Every family has a dark culinary secret. A certain dish that must be served at every festive meal, but hidden away when there are guests who haven’t been prepared for it beforehand. Usually it’s something that originated in a distant land and comes with a tale of poverty in the ghetto or luxury in the Sultan’s palace. Sometimes it looks appetizing and sometimes its appeal is hard to fathom, but there’s no doubt that such dishes keep the family together.
I am talking about treats like calf’s foot jelly, cow udder, brain patties, tongue and even gefiltefish. In our family we have pipelklach. Pipelklach consists of belly-buttons. Chicken belly-buttons – though some say they are gizzards. But what does it matter? The idea is revolting either way. To this main ingredient you add lots of soup powder (chicken and mushroom), fried onions and tinned mushrooms. You can also add a few cubes of chicken liver or other internal organs, but the basic ingredient is plenty as it is. You cook it for several hours at least, because this meat never becomes really tender, and the result: culinary heaven. A combination of greasy textures and flavors that together form a dish you just can’t stop eating.
At our house, it’s served as a first course, alongside the gefilte fish. New significant others and guests have to be carefully briefed before this dish is placed on the table and all the family members pounce on it as if they haven’t seen food for years. You have to explain that it only sounds disgusting, but is really delicious, that it’s not really made with chicken belly-buttons, and that as soon as they see how much everyone is enjoying it, they’ll understand that it’s a delicacy not to be missed.
I was reminded of pipelklach when I received a copy of Efrat Libfroind’s new book “Efrat Presents Shabbat,” a collection of recipes for the Shabbat table. I wondered if our pipelklach made the cut, and if not that, at least the calf’s foot jelly. I thought the book would transport me straight to the shtetl. But it didn’t turn out that way.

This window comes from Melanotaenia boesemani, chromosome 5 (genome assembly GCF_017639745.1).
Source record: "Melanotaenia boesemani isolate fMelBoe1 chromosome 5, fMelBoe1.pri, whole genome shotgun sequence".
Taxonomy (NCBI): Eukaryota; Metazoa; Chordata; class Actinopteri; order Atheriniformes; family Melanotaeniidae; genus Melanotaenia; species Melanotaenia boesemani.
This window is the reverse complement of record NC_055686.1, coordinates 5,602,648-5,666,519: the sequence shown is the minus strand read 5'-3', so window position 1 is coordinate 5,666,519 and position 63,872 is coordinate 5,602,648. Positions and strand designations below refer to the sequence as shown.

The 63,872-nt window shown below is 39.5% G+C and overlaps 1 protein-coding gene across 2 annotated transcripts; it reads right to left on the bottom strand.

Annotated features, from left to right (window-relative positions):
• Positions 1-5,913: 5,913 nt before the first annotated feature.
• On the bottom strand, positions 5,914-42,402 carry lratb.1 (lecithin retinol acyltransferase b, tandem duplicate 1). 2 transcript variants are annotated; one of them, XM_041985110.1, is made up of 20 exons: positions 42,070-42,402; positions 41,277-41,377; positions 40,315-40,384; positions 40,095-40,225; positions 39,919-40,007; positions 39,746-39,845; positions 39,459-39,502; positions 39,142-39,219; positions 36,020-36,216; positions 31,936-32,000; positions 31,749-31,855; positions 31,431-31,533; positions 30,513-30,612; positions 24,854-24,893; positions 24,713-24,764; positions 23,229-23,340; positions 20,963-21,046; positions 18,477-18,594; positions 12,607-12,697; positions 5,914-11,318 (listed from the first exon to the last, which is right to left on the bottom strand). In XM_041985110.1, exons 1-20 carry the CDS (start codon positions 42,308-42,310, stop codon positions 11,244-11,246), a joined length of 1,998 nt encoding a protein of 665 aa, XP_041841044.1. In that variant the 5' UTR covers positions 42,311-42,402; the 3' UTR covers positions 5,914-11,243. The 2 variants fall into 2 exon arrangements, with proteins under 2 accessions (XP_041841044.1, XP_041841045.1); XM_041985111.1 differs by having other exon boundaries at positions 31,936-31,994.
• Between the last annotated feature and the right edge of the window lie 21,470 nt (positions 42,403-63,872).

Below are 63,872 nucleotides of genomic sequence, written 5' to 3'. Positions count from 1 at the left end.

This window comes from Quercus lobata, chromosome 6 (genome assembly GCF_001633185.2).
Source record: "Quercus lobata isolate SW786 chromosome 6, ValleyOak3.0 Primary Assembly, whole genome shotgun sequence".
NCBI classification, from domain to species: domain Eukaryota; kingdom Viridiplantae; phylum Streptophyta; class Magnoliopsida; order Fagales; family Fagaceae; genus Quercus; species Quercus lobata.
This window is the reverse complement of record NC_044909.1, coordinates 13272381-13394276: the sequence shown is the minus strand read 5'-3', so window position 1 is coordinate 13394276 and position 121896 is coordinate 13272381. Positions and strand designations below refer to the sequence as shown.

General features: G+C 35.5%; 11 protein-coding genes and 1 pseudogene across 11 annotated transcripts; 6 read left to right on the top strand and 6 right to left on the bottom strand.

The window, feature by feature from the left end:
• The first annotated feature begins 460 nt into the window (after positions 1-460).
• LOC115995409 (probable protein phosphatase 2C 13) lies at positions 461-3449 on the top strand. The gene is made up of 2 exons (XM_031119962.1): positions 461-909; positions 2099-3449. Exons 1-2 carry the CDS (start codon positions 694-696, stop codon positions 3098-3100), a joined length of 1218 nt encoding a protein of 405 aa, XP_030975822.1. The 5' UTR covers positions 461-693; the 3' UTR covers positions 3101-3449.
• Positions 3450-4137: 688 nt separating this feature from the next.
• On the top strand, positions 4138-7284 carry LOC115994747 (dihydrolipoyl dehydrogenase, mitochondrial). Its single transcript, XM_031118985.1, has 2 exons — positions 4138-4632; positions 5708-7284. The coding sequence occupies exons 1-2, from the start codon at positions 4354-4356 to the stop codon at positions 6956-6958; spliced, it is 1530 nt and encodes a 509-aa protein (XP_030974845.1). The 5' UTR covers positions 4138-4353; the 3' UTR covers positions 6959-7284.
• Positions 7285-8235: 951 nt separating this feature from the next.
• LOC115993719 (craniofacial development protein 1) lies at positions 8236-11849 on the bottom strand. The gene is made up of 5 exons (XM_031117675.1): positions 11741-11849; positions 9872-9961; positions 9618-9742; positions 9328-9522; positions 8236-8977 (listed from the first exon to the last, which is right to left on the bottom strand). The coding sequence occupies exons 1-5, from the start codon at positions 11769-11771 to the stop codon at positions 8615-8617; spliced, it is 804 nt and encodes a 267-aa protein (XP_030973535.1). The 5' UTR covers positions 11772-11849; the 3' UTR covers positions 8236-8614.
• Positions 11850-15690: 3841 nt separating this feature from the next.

Libfroind, I learned, is the high priestess of the religious culinary scene, and has gained fame largely for the pastries and desserts she creates – pareve and dairy desserts to suit every occasion, as her website informed me. There I also found recipes for things like “chocolate nougat and sesame ‘sushi’” and “delectable chicken nuggets.” Libfroind says her new book came about after she received many requests from readers for Shabbat dishes that taste good when reheated on a hot plate, for pareve desserts and dishes that don’t require lengthy preparation. I set out to see whether the readers’ demands had been met.
Craving more chraimeh
Like the author’s website, the book bears no resemblance whatsoever to the shtetl. Anatoly Michaello’s photographs and Keren Barak’s styling present these Shabbat dishes as if they’d been created in a three-star Michelin restaurant. The desserts look like something you might see in the window of a boutique patisserie in Paris. But at first glance, it’s obvious that these are not desserts you can whip up easily.
Among the first courses, pipelklach was nowhere to be seen, alas. So I started with the baked chraimeh. The chraimeh sauce is cooked in a pot on the stove, then poured over the fish and put in the oven for exactly 14 minutes. I’m happy to report that this was the tastiest chraimeh recipe I’ve ever made. So yummy that the next day I made another batch of sauce without the fish – I ate some with a pita, some with schnitzel, and spooned a little of it right into my mouth. The combination of ingredients somehow added up to the most wonderful taste, of which I instantly craved more.